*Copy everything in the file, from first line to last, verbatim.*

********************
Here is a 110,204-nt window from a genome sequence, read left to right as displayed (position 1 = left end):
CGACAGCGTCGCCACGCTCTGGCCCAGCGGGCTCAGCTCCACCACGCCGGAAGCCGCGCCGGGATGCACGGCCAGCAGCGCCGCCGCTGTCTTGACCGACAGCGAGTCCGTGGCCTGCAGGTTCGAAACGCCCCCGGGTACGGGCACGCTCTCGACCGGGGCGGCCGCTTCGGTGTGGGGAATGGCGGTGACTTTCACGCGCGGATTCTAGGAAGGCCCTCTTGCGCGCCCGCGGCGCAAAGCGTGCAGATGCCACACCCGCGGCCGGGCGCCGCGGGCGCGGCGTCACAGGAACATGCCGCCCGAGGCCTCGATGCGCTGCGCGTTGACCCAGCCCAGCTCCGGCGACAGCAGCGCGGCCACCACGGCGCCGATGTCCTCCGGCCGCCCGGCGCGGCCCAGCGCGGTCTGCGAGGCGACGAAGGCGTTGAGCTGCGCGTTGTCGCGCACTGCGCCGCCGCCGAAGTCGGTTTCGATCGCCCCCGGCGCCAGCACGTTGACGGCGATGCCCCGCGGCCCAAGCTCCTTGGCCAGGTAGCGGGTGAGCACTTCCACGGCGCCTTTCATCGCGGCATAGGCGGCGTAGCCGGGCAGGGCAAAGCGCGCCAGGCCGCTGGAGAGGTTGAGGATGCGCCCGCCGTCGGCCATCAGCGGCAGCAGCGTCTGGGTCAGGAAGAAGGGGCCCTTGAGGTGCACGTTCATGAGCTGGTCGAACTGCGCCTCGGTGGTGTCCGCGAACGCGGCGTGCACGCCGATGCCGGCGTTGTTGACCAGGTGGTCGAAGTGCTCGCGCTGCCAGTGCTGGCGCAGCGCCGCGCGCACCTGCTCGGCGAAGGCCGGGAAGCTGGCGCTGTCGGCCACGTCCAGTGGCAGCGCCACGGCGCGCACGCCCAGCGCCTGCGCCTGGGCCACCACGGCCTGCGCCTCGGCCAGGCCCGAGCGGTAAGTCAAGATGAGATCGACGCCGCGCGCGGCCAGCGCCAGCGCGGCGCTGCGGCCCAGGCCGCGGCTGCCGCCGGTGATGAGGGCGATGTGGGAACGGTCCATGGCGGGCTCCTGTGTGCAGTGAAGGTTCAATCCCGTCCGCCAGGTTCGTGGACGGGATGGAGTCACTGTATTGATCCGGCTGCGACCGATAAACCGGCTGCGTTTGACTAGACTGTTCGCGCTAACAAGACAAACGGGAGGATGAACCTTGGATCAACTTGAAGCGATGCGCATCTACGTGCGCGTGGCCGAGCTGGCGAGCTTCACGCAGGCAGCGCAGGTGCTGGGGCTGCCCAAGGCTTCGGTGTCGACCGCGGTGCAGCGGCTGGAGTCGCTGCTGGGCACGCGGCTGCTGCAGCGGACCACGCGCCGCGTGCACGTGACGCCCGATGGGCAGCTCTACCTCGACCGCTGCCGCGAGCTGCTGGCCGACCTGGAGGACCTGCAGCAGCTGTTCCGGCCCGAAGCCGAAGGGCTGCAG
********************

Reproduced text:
Here is a 110,204-nt window from a genome sequence, read left to right as displayed (position 1 = left end):
CGACAGCGTCGCCACGCTCTGGCCCAGCGGGCTCAGCTCCACCACGCCGGAAGCCGCGCCGGGATGCACGGCCAGCAGCGCCGCCGCTGTCTTGACCGACAGCGAGTCCGTGGCCTGCAGGTTCGAAACGCCCCCGGGTACGGGCACGCTCTCGACCGGGGCGGCCGCTTCGGTGTGGGGAATGGCGGTGACTTTCACGCGCGGATTCTAGGAAGGCCCTCTTGCGCGCCCGCGGCGCAAAGCGTGCAGATGCCACACCCGCGGCCGGGCGCCGCGGGCGCGGCGTCACAGGAACATGCCGCCCGAGGCCTCGATGCGCTGCGCGTTGACCCAGCCCAGCTCCGGCGACAGCAGCGCGGCCACCACGGCGCCGATGTCCTCCGGCCGCCCGGCGCGGCCCAGCGCGGTCTGCGAGGCGACGAAGGCGTTGAGCTGCGCGTTGTCGCGCACTGCGCCGCCGCCGAAGTCGGTTTCGATCGCCCCCGGCGCCAGCACGTTGACGGCGATGCCCCGCGGCCCAAGCTCCTTGGCCAGGTAGCGGGTGAGCACTTCCACGGCGCCTTTCATCGCGGCATAGGCGGCGTAGCCGGGCAGGGCAAAGCGCGCCAGGCCGCTGGAGAGGTTGAGGATGCGCCCGCCGTCGGCCATCAGCGGCAGCAGCGTCTGGGTCAGGAAGAAGGGGCCCTTGAGGTGCACGTTCATGAGCTGGTCGAACTGCGCCTCGGTGGTGTCCGCGAACGCGGCGTGCACGCCGATGCCGGCGTTGTTGACCAGGTGGTCGAAGTGCTCGCGCTGCCAGTGCTGGCGCAGCGCCGCGCGCACCTGCTCGGCGAAGGCCGGGAAGCTGGCGCTGTCGGCCACGTCCAGTGGCAGCGCCACGGCGCGCACGCCCAGCGCCTGCGCCTGGGCCACCACGGCCTGCGCCTCGGCCAGGCCCGAGCGGTAAGTCAAGATGAGATCGACGCCGCGCGCGGCCAGCGCCAGCGCGGCGCTGCGGCCCAGGCCGCGGCTGCCGCCGGTGATGAGGGCGATGTGGGAACGGTCCATGGCGGGCTCCTGTGTGCAGTGAAGGTTCAATCCCGTCCGCCAGGTTCGTGGACGGGATGGAGTCACTGTATTGATCCGGCTGCGACCGATAAACCGGCTGCGTTTGACTAGACTGTTCGCGCTAACAAGACAAACGGGAGGATGAACCTTGGATCAACTTGAAGCGATGCGCATCTACGTGCGCGTGGCCGAGCTGGCGAGCTTCACGCAGGCAGCGCAGGTGCTGGGGCTGCCCAAGGCTTCGGTGTCGACCGCGGTGCAGCGGCTGGAGTCGCTGCTGGGCACGCGGCTGCTGCAGCGGACCACGCGCCGCGTGCACGTGACGCCCGATGGGCAGCTCTACCTCGACCGCTGCCGCGAGCTGCTGGCCGACCTGGAGGACCTGCAGCAGCTGTTCCGGCCCGAAGCCGAAGGGCTGCAG